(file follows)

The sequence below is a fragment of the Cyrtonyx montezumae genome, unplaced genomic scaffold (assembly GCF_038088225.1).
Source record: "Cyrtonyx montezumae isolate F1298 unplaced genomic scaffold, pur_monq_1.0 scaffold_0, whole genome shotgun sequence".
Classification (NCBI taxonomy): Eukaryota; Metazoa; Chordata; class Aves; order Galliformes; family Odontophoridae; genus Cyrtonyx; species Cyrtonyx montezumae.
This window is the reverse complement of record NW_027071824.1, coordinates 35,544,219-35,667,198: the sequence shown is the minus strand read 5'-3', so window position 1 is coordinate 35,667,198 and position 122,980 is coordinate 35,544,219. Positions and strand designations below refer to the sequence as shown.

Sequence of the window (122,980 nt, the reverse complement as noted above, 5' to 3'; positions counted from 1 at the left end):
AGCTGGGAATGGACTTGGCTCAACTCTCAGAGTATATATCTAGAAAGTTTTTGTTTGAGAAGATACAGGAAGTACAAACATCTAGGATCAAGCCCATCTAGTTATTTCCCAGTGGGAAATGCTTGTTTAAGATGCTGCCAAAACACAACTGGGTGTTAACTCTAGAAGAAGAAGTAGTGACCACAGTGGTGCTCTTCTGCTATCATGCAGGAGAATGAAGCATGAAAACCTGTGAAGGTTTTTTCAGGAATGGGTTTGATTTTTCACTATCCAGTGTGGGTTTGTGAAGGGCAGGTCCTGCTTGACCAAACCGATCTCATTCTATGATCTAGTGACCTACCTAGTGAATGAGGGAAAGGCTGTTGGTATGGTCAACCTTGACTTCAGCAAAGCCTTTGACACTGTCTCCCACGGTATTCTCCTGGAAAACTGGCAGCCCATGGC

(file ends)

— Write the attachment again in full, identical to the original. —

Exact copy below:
The sequence below is a fragment of the Cyrtonyx montezumae genome, unplaced genomic scaffold (assembly GCF_038088225.1).
Source record: "Cyrtonyx montezumae isolate F1298 unplaced genomic scaffold, pur_monq_1.0 scaffold_0, whole genome shotgun sequence".
Classification (NCBI taxonomy): Eukaryota; Metazoa; Chordata; class Aves; order Galliformes; family Odontophoridae; genus Cyrtonyx; species Cyrtonyx montezumae.
This window is the reverse complement of record NW_027071824.1, coordinates 35,544,219-35,667,198: the sequence shown is the minus strand read 5'-3', so window position 1 is coordinate 35,667,198 and position 122,980 is coordinate 35,544,219. Positions and strand designations below refer to the sequence as shown.

Sequence of the window (122,980 nt, the reverse complement as noted above, 5' to 3'; positions counted from 1 at the left end):
AGCTGGGAATGGACTTGGCTCAACTCTCAGAGTATATATCTAGAAAGTTTTTGTTTGAGAAGATACAGGAAGTACAAACATCTAGGATCAAGCCCATCTAGTTATTTCCCAGTGGGAAATGCTTGTTTAAGATGCTGCCAAAACACAACTGGGTGTTAACTCTAGAAGAAGAAGTAGTGACCACAGTGGTGCTCTTCTGCTATCATGCAGGAGAATGAAGCATGAAAACCTGTGAAGGTTTTTTCAGGAATGGGTTTGATTTTTCACTATCCAGTGTGGGTTTGTGAAGGGCAGGTCCTGCTTGACCAAACCGATCTCATTCTATGATCTAGTGACCTACCTAGTGAATGAGGGAAAGGCTGTTGGTATGGTCAACCTTGACTTCAGCAAAGCCTTTGACACTGTCTCCCACGGTATTCTCCTGGAAAACTGGCAGCCCATGGC